What to Expect from Our Exotic & Pocket Pet Vet in Oakland Park
Here at Oakland Park Animal Hospital, our vet, Dr. Spencer L. Ratnoff, has more than two decades of experience caring for the needs of exotic and pocket pets. Vet visits with an exotic or pocket pet can be a little different than visits with a cat or dog; be prepared to spend a lot of time talking with Dr. Ratnoff about your pet's history, health, habitat, and diet.
Red-eared Sliders, Hamsters, Guinea Pigs, and More -- Getting Through Your Vet Visit
The specifics of your vet visit will depend on what exotic animal or pocket pet you own. Some of the most common exotics and pocket pets we see at Oakland Park Animal Hospital include:
- Red-eared slider turtles
- Guinea pigs
- Bearded dragons
When you bring a reptile or amphibian such as a bearded dragon or red-eared slider to our veterinarian, be prepared to discuss in detail your pet's history and husbandry (or breeding). If possible, try to provide the following information about your red-eared slider, bearded dragon, or other amphibious or reptilian pet:
- Where you got it and how long you have had it
- What other pets you have, including cage mates
- Details of your pet's housing, including size and type of cage, bedding, heat sources, light sources, cage furniture, cage plants, and hygiene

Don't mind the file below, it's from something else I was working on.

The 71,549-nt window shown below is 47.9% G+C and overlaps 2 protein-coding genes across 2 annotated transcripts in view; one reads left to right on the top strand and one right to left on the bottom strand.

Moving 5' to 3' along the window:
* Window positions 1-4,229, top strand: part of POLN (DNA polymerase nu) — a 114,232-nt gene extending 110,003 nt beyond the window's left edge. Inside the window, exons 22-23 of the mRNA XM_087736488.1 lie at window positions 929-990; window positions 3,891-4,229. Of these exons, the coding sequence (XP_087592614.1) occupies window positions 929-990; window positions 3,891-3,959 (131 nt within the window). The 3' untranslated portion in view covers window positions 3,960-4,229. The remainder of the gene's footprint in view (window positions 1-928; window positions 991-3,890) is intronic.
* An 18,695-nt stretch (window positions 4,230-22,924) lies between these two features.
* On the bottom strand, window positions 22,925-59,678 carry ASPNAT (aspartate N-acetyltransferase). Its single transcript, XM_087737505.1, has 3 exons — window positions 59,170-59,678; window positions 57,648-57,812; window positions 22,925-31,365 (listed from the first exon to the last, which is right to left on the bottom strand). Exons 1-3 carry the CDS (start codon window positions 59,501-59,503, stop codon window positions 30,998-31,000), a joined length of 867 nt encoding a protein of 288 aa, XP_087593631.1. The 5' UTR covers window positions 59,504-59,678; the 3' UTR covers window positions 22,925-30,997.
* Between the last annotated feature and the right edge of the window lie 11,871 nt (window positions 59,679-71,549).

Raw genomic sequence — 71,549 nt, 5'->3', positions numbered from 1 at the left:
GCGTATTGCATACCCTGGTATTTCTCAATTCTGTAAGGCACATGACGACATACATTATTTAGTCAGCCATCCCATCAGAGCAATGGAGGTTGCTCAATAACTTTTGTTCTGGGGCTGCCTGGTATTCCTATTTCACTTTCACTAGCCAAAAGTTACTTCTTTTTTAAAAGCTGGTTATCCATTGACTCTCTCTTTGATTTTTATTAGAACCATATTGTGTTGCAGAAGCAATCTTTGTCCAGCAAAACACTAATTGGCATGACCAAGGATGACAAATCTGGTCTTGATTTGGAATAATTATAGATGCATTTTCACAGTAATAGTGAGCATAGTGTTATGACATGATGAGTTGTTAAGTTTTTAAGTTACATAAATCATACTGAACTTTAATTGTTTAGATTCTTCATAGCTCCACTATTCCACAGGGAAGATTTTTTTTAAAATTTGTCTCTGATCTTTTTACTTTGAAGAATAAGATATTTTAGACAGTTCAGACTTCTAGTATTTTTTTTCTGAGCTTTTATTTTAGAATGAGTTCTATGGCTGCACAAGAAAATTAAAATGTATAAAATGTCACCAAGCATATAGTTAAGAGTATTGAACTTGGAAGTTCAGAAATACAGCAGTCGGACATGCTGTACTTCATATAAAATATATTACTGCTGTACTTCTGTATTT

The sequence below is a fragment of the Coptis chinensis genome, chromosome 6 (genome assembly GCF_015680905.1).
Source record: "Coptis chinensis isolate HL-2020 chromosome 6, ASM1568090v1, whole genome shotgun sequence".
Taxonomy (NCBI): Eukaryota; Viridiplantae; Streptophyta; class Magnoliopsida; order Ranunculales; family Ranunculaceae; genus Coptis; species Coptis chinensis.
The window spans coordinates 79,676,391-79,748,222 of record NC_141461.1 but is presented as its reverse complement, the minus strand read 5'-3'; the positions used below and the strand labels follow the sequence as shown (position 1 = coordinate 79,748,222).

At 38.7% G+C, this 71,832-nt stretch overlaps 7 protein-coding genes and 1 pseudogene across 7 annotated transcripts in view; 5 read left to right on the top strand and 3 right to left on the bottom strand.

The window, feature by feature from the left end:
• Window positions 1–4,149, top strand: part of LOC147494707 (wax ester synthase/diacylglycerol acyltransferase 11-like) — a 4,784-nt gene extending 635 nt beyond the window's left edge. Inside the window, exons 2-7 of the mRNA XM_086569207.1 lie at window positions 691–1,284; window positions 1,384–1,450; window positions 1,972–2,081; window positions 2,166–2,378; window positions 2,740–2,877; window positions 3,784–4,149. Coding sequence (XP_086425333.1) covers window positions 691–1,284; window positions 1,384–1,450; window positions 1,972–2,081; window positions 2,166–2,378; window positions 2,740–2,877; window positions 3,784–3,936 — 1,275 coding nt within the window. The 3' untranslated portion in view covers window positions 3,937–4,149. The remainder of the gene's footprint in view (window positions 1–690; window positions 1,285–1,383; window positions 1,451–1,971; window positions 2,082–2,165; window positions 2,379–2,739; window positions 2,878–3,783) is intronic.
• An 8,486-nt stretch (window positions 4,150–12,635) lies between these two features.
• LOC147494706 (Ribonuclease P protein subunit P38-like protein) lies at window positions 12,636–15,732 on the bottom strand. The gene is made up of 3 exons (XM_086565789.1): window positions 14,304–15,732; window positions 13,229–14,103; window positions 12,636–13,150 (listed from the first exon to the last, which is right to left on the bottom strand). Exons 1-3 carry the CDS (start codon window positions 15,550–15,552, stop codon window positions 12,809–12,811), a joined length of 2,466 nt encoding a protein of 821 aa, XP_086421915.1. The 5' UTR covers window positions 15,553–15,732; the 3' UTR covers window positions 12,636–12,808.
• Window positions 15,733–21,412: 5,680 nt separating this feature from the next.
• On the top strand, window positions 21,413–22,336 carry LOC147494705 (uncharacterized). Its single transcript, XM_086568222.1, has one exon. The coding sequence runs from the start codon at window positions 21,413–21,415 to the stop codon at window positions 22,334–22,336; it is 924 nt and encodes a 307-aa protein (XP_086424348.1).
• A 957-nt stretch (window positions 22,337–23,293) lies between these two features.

- Diet and feeding frequency
- Samples or description of the pet's urine and feces
- Reproductive history
- Behavioral changes
- Exposure to other reptiles or amphibians
- Shedding history
- Medical history
Small mammals like ferrets will need vaccinations just like dogs or cats. Ferrets need to be vaccinated to protect against rabies and canine distemper. Our vet may be able to help you with any behavioral problems your ferret is having. We will need to discuss your pet's medical history and origins. Our vet will recommend that many small animals, like ferrets and rabbits, be spayed or neutered if they have yet to undergo the procedure.
If you have a guinea pig, your pet may attempt to "fake out" the vet by refusing to act sick at the start of the exam. This is a holdover from the animal's survival instincts. After 15 to 20 minutes, symptoms should reappear, but X-rays and blood work may be necessary to identify illness. Rabbits, too, can be good at hiding symptoms of illness, so diagnostic procedures may be necessary for these pets.
Our veterinarian will make careful observations before diagnosing your pet. Dr. Ratnoff will perform a physical exam, which will include examining the animal's skin or fur, nails, eyes, rear end, nose, and, particularly in the case of rabbits and hamsters, teeth. He may spend a long time talking to you about your pet's habits and history. That is because many problems in exotics occur due to problems with diet or habitat, of which well-meaning owners are unaware. If your pet has any distressing health symptoms, seek care right away.